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5.7.4. Open inflation

In the early 1990s, in the face of ever increasing evidence of a sub-critical matter density in the Universe, interest was refocussed on an idea which defies the original inflationary motivation and gives rise to a homogeneous but open Universe from inflation. (6) Often in the past it has been declared that this is either impossible or contrived; however, it can be readily achieved in models with quantum tunnelling from a false vacuum (a metastable state) followed by a second inflationary stage. [17] The tunnelling creates a bubble, and, incredibly, the region inside the expanding bubble looks just like an open Universe, with the bubble wall corresponding to the initial (coordinate) singularity. These models are normally referred to as `open inflation' or `single-bubble' models. So far it has turned out that such models are not all that easy to construct.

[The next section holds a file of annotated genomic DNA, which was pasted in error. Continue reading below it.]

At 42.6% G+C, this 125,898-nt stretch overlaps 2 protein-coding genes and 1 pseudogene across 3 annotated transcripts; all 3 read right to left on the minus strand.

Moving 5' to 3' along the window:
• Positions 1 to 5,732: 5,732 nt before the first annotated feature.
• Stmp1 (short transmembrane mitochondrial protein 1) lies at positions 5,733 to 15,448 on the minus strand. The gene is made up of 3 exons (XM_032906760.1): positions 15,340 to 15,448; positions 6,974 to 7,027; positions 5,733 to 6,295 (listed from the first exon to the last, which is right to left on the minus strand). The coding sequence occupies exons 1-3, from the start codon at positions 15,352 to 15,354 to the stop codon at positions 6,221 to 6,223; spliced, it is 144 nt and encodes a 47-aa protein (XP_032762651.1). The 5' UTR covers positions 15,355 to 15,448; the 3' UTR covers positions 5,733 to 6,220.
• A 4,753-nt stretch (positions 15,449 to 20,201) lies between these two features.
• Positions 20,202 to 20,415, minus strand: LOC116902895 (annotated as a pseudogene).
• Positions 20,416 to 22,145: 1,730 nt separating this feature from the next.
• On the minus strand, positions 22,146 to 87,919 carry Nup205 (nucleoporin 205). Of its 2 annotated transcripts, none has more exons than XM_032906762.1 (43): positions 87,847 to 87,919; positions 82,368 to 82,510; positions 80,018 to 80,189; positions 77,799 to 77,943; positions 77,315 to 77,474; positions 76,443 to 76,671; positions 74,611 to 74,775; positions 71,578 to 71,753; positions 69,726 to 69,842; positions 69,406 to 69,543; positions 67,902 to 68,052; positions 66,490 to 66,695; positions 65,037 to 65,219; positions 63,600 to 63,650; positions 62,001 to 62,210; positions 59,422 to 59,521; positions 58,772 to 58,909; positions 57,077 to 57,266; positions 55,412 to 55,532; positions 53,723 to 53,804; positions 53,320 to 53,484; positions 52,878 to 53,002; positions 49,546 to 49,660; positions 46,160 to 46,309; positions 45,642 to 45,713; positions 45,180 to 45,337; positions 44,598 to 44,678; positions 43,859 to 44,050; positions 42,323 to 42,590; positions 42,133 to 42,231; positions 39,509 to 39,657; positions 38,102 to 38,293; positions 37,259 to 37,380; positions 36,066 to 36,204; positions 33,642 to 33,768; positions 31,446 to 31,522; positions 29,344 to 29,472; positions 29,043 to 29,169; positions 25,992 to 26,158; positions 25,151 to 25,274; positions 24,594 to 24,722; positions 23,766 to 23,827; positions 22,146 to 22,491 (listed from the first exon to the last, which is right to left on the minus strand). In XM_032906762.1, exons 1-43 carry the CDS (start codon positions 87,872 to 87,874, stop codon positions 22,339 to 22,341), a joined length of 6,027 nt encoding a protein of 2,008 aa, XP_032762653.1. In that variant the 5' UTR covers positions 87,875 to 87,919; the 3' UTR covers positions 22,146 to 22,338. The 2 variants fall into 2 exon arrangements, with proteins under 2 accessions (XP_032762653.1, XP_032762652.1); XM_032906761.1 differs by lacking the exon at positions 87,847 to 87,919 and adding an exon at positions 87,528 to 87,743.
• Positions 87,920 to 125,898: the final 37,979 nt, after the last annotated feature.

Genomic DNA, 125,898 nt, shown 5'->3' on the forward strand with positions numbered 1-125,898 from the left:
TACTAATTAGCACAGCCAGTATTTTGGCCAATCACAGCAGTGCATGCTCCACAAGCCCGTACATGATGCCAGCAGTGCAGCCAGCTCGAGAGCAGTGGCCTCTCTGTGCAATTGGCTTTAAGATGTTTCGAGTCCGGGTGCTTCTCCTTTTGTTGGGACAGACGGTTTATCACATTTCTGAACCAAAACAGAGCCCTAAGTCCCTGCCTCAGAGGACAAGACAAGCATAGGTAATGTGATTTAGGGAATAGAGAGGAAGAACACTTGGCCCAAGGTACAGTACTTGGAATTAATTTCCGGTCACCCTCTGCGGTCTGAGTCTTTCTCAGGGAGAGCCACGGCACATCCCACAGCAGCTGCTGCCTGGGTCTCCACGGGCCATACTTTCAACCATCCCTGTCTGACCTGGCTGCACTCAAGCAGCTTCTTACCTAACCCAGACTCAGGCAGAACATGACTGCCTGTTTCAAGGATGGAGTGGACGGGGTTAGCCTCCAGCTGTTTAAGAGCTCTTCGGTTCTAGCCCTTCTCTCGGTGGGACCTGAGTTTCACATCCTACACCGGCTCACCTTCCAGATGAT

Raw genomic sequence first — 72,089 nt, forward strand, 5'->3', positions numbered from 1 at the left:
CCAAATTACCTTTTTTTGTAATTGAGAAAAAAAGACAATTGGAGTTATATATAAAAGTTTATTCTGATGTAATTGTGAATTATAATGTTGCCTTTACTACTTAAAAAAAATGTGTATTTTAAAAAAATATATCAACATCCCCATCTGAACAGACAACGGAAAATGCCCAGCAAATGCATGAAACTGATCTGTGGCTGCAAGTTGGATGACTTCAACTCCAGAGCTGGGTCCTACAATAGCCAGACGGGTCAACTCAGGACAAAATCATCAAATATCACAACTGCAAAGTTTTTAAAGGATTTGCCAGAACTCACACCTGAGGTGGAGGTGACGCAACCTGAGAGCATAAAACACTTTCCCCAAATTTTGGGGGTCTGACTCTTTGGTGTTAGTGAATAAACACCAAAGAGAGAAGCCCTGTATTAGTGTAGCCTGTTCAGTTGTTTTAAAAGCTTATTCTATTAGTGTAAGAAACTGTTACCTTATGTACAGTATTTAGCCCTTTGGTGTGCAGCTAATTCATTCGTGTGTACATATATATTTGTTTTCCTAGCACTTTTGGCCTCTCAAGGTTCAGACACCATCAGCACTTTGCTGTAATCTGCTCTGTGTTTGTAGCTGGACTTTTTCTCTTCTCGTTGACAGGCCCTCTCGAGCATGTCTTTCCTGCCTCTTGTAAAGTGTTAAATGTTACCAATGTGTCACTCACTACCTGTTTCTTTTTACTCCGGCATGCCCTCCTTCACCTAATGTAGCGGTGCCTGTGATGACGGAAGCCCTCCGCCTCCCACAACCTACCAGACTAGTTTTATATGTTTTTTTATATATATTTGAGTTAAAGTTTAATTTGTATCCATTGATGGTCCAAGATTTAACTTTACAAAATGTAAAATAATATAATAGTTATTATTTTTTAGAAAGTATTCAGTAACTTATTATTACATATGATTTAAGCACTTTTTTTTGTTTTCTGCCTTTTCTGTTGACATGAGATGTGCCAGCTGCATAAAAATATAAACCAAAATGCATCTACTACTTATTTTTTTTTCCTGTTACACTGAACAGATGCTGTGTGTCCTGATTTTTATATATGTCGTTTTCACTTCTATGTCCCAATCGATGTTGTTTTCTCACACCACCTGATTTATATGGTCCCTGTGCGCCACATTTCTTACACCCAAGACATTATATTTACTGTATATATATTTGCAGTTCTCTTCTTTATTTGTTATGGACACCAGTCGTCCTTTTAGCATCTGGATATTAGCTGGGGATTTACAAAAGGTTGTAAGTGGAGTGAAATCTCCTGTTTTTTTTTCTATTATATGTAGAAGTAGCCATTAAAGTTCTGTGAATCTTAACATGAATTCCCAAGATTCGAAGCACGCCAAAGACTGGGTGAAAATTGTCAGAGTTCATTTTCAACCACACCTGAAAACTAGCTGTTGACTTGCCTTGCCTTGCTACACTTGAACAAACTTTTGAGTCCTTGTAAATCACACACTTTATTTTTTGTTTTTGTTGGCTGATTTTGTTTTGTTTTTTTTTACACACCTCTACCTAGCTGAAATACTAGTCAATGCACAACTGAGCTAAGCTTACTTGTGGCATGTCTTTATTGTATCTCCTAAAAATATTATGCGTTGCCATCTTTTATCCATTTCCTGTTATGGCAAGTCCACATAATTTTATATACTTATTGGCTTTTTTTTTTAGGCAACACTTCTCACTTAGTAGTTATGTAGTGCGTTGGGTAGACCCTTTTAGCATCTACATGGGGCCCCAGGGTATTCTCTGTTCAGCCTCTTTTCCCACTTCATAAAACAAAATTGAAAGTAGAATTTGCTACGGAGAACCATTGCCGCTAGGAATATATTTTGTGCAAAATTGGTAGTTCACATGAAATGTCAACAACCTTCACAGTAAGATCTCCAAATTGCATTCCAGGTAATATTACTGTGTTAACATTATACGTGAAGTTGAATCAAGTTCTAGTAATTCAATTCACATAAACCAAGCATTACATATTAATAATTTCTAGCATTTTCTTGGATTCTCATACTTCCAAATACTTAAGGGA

These models are already very different from traditional inflation models, and subsequently an even bolder idea has been proposed, [18] that an open Universe can be created via `tunnelling from nothing' rather than from a pre-existing inflationary phase. As I write this remains controversial.

While both these types of open inflation models remain viable, they are considerably more complex than the standard inflation models, and at the moment not that well motivated as although observations continue to favour a low matter density, they also favour spatial flatness reintroduced by a cosmological constant. Therefore from now on I will restrict discussion to the single-field chaotic inflation models.

6 That is, a genuinely open Universe with hyperbolic geometry and no cosmological constant.